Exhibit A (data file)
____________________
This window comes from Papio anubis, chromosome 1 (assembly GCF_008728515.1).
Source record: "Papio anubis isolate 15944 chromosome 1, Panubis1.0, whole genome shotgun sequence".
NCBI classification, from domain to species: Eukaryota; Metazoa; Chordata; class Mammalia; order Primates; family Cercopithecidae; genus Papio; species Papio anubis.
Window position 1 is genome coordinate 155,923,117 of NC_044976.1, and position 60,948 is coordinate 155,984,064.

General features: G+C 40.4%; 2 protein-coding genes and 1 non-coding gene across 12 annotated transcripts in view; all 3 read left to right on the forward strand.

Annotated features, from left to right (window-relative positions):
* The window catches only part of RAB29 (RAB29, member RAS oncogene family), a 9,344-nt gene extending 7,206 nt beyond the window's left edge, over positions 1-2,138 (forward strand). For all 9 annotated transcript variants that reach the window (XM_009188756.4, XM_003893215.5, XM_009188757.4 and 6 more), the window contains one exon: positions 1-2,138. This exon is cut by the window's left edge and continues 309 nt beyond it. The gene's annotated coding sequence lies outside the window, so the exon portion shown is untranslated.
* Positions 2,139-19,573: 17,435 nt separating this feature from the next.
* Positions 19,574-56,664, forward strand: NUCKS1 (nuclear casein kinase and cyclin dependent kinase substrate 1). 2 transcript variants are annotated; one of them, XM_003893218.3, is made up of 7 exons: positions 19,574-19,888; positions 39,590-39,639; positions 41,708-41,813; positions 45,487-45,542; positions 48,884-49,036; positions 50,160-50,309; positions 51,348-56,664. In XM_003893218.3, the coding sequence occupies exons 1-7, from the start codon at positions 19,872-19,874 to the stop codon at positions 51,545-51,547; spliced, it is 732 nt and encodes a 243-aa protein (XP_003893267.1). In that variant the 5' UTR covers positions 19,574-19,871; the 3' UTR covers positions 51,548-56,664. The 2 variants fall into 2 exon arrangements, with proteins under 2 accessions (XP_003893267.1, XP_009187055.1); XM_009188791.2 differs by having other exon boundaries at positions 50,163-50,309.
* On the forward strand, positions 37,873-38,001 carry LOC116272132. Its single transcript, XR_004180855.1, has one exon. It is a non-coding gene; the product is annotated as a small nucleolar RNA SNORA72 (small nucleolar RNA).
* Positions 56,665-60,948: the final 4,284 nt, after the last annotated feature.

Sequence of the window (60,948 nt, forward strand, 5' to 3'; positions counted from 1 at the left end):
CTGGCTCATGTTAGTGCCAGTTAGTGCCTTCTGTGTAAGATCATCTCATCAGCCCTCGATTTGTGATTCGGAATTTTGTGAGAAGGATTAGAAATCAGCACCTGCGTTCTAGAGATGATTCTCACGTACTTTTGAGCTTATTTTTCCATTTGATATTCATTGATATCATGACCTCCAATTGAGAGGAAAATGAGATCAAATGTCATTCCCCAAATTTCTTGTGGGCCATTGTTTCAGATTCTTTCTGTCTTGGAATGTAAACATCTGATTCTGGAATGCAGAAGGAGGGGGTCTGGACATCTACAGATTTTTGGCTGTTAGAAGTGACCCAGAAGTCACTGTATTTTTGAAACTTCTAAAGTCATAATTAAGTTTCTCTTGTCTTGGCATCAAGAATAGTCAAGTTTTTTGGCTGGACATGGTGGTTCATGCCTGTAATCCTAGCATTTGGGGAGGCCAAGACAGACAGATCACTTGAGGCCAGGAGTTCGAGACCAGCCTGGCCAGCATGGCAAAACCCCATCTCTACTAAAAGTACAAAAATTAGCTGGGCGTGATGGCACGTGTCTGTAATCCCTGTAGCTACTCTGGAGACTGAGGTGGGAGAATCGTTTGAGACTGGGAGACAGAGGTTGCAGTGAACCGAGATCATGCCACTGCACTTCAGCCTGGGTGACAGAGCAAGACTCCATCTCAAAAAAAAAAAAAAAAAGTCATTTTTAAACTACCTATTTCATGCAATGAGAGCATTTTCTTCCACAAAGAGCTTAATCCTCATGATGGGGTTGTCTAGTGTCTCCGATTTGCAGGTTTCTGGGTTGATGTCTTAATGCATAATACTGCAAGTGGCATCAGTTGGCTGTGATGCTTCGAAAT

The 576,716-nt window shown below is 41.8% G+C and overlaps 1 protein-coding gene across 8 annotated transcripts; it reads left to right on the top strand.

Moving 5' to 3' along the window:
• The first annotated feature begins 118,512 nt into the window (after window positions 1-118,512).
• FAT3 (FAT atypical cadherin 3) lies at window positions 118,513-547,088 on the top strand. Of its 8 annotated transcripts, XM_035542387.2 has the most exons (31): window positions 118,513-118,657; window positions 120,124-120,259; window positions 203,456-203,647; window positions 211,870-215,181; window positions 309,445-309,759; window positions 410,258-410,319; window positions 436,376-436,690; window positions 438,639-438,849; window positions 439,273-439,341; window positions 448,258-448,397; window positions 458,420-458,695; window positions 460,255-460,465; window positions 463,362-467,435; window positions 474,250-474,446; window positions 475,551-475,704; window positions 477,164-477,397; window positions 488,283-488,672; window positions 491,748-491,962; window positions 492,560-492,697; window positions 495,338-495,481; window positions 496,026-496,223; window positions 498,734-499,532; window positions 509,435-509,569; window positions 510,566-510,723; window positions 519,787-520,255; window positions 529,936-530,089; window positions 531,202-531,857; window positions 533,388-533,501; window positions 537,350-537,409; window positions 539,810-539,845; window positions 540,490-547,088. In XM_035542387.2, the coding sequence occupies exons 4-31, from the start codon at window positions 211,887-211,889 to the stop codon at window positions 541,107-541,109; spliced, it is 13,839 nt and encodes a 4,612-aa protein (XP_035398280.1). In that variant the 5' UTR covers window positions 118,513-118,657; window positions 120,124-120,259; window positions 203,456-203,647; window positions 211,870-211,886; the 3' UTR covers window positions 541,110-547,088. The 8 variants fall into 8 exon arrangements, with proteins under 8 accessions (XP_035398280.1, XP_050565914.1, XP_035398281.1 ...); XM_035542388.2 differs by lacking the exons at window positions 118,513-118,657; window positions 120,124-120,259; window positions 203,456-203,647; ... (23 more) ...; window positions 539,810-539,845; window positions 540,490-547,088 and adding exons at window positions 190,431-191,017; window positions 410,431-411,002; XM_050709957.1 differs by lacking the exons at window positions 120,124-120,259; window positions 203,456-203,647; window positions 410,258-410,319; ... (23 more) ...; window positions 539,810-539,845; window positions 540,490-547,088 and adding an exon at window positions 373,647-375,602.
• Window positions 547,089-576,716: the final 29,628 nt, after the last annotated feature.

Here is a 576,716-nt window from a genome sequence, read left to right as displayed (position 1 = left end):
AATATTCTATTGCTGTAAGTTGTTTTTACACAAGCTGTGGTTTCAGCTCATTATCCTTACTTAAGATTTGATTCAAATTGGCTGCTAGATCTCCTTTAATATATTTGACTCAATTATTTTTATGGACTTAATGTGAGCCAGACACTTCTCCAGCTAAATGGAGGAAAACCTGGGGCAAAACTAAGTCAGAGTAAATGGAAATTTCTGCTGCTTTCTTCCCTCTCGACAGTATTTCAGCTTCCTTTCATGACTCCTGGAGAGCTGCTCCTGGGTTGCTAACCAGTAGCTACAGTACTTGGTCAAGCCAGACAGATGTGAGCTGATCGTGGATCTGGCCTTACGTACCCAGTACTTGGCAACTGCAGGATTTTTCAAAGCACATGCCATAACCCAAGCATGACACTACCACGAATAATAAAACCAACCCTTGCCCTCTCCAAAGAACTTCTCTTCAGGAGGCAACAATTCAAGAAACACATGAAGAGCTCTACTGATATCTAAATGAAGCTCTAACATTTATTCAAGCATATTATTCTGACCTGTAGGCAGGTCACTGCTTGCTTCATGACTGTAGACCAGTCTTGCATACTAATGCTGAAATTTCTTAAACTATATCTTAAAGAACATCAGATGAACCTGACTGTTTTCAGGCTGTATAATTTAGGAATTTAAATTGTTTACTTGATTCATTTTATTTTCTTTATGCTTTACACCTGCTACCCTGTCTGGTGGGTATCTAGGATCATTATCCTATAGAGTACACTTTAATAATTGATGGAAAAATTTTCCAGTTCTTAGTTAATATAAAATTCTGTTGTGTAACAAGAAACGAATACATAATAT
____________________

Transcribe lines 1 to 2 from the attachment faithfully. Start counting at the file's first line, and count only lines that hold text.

This window comes from Papio anubis, chromosome 1 (assembly GCF_008728515.1).
Source record: "Papio anubis isolate 15944 chromosome 1, Panubis1.0, whole genome shotgun sequence".